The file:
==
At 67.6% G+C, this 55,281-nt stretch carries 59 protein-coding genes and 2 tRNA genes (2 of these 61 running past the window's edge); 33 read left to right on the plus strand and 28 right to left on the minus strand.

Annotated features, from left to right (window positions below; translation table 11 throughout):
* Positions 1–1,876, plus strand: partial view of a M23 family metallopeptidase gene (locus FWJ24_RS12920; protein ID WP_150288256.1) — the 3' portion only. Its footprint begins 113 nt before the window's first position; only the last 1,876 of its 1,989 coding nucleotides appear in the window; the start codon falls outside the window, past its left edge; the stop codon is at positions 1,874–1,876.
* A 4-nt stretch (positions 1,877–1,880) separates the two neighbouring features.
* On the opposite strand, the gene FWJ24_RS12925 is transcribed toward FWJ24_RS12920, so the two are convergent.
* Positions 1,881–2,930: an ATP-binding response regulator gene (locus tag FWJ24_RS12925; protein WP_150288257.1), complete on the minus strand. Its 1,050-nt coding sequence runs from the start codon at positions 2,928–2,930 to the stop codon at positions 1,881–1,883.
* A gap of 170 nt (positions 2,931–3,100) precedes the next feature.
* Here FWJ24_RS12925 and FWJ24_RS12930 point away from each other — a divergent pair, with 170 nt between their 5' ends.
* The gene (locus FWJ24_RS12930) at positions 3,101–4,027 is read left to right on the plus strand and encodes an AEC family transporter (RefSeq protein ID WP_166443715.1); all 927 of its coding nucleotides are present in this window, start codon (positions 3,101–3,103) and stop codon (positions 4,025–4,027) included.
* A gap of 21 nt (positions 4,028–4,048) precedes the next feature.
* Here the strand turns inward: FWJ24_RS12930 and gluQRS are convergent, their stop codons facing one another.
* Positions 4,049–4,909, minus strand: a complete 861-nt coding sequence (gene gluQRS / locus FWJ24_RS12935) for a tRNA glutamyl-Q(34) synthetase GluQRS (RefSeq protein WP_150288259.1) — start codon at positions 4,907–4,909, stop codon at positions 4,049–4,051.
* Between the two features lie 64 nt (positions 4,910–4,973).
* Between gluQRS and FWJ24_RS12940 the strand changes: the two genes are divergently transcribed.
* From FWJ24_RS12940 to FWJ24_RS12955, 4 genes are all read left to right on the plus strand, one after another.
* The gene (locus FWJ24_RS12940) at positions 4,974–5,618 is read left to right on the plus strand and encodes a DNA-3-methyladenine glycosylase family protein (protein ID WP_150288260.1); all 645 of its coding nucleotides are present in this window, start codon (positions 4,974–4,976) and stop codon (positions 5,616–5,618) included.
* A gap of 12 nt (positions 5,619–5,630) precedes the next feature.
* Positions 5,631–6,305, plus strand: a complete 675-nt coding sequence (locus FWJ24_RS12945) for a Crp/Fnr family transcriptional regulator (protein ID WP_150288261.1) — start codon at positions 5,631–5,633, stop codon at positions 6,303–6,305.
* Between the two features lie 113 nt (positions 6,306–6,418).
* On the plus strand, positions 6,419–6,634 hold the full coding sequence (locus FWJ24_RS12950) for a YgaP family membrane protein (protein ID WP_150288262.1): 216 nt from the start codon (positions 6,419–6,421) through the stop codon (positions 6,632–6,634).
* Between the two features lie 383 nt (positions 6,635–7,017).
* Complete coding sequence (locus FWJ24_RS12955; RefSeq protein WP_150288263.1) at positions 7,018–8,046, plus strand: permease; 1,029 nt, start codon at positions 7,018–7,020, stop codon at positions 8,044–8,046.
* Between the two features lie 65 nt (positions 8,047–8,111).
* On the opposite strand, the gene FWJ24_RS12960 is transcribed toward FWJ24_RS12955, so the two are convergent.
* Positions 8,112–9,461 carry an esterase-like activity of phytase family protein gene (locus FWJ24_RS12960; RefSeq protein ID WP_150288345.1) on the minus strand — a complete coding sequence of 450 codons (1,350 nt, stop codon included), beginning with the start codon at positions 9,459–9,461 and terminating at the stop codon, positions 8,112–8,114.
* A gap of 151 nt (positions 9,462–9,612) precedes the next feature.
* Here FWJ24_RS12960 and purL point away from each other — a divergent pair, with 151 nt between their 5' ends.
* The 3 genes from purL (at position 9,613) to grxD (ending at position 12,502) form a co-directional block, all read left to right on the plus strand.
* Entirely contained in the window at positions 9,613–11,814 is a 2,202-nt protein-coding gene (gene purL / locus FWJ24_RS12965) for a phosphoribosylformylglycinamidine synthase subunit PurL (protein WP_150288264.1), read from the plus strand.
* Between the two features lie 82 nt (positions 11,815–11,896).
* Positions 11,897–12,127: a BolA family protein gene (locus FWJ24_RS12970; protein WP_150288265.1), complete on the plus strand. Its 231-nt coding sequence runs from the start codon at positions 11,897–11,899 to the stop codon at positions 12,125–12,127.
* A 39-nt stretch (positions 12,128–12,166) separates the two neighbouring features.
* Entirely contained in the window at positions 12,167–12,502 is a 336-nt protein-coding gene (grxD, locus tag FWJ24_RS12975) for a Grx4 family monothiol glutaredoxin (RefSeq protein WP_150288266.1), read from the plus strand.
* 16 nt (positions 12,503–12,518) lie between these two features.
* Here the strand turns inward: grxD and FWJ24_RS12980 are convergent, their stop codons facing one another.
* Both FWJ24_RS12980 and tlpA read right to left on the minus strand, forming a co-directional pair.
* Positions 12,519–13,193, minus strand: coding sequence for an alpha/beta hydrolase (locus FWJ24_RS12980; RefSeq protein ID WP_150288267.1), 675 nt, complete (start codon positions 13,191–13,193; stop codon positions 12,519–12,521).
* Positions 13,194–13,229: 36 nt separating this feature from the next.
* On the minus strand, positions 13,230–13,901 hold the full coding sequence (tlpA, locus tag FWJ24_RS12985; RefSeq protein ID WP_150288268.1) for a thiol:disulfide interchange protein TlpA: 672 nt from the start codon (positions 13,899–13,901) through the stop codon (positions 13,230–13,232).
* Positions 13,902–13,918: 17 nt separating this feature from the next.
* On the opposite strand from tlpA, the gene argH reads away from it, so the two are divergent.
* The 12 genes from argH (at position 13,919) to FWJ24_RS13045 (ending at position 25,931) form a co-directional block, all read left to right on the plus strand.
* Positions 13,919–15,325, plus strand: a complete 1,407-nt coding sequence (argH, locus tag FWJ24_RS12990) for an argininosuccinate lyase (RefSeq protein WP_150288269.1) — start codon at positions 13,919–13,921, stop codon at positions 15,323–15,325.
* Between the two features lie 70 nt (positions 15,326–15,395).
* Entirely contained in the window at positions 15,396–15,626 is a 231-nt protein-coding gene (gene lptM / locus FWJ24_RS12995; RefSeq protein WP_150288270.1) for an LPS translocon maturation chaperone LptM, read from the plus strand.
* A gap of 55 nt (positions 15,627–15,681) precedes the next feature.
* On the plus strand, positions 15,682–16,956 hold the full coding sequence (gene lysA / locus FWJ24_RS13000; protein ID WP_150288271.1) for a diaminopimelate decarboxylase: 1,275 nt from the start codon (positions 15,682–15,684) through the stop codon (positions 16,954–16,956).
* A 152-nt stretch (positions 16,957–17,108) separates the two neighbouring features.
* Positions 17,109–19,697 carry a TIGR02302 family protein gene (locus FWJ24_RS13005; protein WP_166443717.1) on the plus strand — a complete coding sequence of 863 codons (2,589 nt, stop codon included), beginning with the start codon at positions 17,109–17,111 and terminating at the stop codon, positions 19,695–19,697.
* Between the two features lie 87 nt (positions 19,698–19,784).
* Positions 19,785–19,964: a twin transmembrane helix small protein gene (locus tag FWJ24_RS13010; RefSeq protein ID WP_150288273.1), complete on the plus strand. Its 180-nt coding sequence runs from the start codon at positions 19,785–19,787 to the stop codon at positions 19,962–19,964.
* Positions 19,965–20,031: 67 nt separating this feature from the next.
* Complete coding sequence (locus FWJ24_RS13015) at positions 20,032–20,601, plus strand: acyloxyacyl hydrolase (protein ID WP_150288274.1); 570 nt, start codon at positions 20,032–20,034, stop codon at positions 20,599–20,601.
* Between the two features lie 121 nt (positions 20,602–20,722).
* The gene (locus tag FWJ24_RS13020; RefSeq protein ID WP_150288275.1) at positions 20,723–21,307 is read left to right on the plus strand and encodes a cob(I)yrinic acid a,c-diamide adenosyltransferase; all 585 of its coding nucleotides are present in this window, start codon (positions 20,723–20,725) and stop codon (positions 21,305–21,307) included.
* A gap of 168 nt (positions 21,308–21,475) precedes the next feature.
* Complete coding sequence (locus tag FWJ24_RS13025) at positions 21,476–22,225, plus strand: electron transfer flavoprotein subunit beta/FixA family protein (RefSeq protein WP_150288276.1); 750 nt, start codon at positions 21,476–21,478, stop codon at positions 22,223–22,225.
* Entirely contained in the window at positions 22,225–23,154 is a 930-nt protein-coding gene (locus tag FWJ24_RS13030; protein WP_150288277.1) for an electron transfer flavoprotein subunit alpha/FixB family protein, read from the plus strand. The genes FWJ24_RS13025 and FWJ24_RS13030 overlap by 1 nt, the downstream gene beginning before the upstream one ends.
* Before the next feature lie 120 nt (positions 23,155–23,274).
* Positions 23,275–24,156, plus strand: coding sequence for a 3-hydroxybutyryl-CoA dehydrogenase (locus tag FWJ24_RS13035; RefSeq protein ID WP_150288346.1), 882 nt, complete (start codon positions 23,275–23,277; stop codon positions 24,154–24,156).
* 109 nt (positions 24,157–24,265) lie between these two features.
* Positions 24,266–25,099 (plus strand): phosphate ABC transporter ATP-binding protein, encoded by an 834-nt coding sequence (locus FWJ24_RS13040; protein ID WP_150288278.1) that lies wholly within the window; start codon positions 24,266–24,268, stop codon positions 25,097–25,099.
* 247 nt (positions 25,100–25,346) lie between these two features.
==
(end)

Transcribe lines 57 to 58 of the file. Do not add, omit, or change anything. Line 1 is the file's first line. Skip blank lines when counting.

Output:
* Complete coding sequence (locus tag FWJ24_RS13025) at positions 21,476–22,225, plus strand: electron transfer flavoprotein subunit beta/FixA family protein (RefSeq protein WP_150288276.1); 750 nt, start codon at positions 21,476–21,478, stop codon at positions 22,223–22,225.
* Entirely contained in the window at positions 22,225–23,154 is a 930-nt protein-coding gene (locus tag FWJ24_RS13030; protein WP_150288277.1) for an electron transfer flavoprotein subunit alpha/FixB family protein, read from the plus strand. The genes FWJ24_RS13025 and FWJ24_RS13030 overlap by 1 nt, the downstream gene beginning before the upstream one ends.